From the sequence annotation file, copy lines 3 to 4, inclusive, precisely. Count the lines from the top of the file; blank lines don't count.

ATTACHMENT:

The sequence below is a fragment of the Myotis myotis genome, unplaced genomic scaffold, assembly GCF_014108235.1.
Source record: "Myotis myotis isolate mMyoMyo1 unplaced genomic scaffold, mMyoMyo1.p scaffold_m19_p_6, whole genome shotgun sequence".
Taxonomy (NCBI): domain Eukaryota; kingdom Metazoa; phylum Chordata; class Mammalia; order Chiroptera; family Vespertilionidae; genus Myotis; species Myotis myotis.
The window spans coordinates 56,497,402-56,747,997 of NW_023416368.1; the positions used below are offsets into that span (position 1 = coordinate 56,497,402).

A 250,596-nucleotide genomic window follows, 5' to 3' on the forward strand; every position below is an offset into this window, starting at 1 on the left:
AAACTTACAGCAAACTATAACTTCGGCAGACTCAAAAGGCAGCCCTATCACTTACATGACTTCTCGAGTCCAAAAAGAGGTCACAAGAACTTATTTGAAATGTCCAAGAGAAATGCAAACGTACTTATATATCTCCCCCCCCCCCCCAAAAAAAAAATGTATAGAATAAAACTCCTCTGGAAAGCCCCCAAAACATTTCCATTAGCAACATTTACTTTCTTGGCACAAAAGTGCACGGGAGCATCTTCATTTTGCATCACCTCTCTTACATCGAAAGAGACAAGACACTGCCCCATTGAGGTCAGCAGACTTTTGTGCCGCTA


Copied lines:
Taxonomy (NCBI): domain Eukaryota; kingdom Metazoa; phylum Chordata; class Mammalia; order Chiroptera; family Vespertilionidae; genus Myotis; species Myotis myotis.
The window spans coordinates 56,497,402-56,747,997 of NW_023416368.1; the positions used below are offsets into that span (position 1 = coordinate 56,497,402).